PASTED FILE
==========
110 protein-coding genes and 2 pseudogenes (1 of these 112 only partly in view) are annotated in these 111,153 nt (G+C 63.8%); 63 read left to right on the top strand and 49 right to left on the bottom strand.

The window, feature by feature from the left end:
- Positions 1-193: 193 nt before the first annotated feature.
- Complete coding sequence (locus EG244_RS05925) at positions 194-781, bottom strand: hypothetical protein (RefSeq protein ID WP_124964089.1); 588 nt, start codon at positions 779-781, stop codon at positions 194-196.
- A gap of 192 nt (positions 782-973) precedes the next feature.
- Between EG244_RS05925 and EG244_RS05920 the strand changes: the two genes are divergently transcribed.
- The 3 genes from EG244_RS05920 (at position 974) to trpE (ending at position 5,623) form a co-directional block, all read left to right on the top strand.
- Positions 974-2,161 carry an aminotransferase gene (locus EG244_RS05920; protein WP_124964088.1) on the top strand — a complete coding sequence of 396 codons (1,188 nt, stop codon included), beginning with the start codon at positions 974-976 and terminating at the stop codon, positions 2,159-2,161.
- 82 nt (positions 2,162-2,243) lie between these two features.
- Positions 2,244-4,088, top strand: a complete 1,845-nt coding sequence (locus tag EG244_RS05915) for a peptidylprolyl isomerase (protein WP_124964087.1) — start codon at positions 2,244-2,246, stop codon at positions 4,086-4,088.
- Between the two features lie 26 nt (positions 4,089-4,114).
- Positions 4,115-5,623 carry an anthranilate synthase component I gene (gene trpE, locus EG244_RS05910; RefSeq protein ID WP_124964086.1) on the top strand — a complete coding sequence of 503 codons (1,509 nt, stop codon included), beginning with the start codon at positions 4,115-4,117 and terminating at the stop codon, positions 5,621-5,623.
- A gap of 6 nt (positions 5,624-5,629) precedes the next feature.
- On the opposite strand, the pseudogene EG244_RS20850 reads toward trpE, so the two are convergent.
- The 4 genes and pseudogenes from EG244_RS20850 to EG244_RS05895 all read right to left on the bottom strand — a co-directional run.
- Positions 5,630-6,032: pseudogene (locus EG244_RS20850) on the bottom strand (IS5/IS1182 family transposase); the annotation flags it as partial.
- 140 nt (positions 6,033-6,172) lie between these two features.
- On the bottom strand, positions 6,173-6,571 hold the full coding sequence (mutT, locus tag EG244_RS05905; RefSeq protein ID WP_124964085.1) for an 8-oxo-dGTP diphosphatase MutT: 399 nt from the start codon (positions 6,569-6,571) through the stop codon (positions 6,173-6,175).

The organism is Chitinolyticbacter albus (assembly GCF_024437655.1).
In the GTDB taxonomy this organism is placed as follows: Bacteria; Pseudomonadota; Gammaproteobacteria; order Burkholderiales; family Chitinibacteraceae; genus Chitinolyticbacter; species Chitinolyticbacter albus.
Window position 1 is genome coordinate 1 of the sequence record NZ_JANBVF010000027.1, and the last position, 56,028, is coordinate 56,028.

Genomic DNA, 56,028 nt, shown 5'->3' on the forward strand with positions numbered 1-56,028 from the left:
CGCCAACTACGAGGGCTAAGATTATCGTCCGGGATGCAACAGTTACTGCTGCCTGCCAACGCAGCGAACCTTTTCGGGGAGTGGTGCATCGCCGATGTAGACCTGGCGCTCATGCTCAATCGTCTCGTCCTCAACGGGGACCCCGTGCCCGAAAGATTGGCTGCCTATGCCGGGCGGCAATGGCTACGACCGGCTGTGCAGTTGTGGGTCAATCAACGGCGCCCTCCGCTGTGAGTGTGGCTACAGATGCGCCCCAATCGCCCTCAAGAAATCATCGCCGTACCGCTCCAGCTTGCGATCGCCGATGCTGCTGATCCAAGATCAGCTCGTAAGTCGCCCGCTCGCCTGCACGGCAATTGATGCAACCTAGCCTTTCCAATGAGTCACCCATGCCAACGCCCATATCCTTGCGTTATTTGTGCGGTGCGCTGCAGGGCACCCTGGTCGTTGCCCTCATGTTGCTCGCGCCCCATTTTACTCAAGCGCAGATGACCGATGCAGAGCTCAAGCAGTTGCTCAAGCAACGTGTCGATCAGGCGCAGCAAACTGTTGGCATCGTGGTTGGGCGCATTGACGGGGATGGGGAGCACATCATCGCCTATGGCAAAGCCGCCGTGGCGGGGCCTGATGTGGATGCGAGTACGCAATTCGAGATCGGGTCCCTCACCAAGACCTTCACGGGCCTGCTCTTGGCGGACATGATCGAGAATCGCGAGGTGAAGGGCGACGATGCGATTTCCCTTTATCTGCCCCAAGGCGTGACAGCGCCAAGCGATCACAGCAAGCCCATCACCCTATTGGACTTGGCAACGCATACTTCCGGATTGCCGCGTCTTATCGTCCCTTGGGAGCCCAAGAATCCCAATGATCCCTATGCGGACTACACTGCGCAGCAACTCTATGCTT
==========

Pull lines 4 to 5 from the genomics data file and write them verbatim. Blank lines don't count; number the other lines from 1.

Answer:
- Complete coding sequence (locus EG244_RS05925) at positions 194-781, bottom strand: hypothetical protein (RefSeq protein ID WP_124964089.1); 588 nt, start codon at positions 779-781, stop codon at positions 194-196.
- A gap of 192 nt (positions 782-973) precedes the next feature.